9. While taking note of the constitutional and other provisions prohibiting propaganda regarding racial or ethnic superiority, the Committee is concerned about the insufficiency of specific penal provisions concerning article 4 (a) of the Convention in the domestic legislation of the State party. 10. While acknowledging that since independence the State party has opened its borders, the Committee also notes that there is a high level of emigration amongst particular ethnic or national groups. 11. While welcoming the information provided on several minorities in the State party, the Committee regrets the lack of information on the situation of certain minority groups, in particular the Roma, and their enjoyment of all human rights. 12. The Committee notes the absence of legislation regarding the status of languages and that little information has been provided by the State party on the participation of minorities in the elaboration of cultural and educational policies. The Committee is concerned that minority languages are not used in the educational system to an extent commensurate to the proportion of the different ethnic communities represented in the student body. 13. The Committee notes that the ethnic representation in State institutions does not correspond to the proportion of the different ethnic communities represented in the population of the State party. 14. The Committee regrets the lack of information in the State party’s report on the fundamental rights of non-citizens temporarily or permanently settled in Kazakhstan, including migrant workers. 15. The Committee is concerned that some refugees have been forcibly returned to their countries when there were substantial grounds for believing that they might suffer serious human rights violations. 16. While acknowledging that the State party has developed a governmental work plan to combat human trafficking, the Committee notes with concern that there is ongoing trafficking of women and children, particularly affecting non-citizens and ethnic minorities. 17. While acknowledging the efforts made by the State party to confront the scourge of terrorism with a national counter-terrorism programme, the Committee is concerned about the lack of information on the impact of this programme on the principle of non-discrimination. 18. The Committee notes with concern that, with the exception of the judges of the Supreme Court, all the judges are appointed by the President, who also determines the organization of the work of the courts. 19. The Committee notes the absence of court cases regarding racial discrimination in the State party and that only two complaints of racial discrimination were brought before the Commission on Human Rights in 2000 and 2001. 20. While noting the existence of the Commission on Human Rights, which has a primarily consultative function, as well as the recent nomination of an Ombudsman, the Committee regrets the insufficiency of detailed information regarding their independence and effectiveness. 21. The Committee notes the insufficient information on efforts undertaken by the State party to involve non-governmental organizations in the preparation of the periodic report and expresses concern over the restrictions placed by the authorities on civil society organizations, including organizations working to combat racial discrimination. 22. The Committee recommends that the State party take into account the relevant parts of the Durban Declaration and Programme of Action when implementing the Convention in the domestic legal order, in particular in respect of articles 2 to 7 of the Convention. It further recommends that it include in its next periodic report information on measures taken to implement the Durban Declaration and Programme of Action at the national level.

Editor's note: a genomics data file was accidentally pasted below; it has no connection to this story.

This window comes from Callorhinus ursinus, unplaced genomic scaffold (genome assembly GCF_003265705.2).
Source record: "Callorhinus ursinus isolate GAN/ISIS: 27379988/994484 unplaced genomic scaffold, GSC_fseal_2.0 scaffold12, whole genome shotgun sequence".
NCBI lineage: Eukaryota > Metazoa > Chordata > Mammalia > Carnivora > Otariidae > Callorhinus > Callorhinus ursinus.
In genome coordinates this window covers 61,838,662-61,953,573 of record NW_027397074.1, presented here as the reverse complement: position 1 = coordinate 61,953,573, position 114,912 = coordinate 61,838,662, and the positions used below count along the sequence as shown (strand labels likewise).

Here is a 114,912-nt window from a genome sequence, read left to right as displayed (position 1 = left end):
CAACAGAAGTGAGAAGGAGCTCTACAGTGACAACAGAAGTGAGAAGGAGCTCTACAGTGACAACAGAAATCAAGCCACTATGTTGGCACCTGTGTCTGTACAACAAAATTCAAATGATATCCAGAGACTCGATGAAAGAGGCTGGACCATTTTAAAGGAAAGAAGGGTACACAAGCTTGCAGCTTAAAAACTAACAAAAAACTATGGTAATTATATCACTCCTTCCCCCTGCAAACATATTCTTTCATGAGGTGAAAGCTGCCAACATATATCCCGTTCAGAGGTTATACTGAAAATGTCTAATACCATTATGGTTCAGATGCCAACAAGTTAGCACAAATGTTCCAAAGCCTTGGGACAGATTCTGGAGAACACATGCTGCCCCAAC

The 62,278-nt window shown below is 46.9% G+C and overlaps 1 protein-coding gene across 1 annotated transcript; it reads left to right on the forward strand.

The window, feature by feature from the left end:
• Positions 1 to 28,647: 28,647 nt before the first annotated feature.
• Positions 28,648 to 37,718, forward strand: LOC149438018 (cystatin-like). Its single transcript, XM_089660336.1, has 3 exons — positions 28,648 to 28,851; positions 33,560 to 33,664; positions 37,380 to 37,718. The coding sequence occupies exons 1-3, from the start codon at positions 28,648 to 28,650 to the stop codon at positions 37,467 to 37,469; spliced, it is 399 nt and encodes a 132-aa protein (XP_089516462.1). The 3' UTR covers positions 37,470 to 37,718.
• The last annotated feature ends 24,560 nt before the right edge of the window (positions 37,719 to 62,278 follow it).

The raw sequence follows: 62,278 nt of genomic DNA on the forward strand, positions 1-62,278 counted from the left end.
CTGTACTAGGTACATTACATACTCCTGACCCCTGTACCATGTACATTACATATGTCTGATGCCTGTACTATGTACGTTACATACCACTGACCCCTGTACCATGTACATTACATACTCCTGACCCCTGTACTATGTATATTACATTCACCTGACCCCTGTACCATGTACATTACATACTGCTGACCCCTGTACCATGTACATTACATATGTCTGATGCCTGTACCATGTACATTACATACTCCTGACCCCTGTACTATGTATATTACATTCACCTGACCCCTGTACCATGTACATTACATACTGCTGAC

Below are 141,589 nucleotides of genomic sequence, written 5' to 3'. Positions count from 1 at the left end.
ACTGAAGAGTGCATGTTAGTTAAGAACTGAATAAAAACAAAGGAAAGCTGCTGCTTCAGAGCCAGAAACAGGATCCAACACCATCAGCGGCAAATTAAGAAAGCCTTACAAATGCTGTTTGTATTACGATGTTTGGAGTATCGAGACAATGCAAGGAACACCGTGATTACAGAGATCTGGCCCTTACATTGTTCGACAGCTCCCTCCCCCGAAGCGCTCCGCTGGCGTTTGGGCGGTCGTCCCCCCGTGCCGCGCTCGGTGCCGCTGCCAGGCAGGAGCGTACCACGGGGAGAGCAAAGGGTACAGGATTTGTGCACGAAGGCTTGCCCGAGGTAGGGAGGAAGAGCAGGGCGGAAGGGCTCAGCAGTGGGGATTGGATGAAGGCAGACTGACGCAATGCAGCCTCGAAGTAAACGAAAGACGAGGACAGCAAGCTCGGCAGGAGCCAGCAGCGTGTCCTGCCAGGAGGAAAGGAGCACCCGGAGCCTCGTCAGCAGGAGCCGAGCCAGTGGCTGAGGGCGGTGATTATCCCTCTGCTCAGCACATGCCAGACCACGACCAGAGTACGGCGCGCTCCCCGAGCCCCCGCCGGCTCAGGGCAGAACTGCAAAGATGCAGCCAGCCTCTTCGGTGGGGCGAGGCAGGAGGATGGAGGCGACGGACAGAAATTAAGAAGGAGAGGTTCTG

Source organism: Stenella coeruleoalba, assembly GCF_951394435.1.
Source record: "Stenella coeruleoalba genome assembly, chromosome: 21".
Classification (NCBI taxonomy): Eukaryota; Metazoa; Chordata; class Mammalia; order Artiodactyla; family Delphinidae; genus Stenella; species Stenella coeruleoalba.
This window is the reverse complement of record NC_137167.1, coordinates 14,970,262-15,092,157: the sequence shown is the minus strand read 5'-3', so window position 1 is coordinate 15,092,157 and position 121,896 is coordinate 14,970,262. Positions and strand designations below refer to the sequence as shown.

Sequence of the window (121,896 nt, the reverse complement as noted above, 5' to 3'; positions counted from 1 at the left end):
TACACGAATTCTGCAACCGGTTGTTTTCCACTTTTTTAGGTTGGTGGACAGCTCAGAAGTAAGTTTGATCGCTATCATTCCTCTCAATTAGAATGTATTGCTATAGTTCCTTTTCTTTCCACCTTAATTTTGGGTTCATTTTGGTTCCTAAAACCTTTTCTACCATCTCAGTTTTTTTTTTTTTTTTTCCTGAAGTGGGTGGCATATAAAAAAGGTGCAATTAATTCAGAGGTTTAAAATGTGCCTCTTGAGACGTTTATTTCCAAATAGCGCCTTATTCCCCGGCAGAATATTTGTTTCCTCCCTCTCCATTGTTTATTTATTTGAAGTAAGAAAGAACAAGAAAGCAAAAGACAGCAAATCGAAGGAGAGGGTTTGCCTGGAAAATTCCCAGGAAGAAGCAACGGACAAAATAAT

23. The Committee also recommends that the State party’s reports be made readily available to the public from the time they are submitted and that the observations of the Committee on these reports be similarly publicized.

24. The Committee notes that the State party has not made the optional declaration provided for in article 14 of the Convention and recommends that it consider so doing.

25. The Committee strongly recommends that the State party ratify the amendments to article 8, paragraph 6, of the Convention, adopted on 15 January 1992 at the Fourteenth Meeting of States Parties to the Convention and endorsed by the General Assembly in its resolution 47/111. In this connection, the Committee refers to General Assembly resolution 57/194, in which the Assembly strongly urged States parties to accelerate their domestic ratification procedures with regard to the amendment and to notify the Secretary-General expeditiously in writing of their agreement to the amendment. A similar appeal was reiterated by the Assembly in resolution 58/160.

26. The Committee recommends that the State party submit its fourth periodic report jointly with its fifth periodic report on 25 September 2007, and that it address in that report all points raised in the present concluding observations.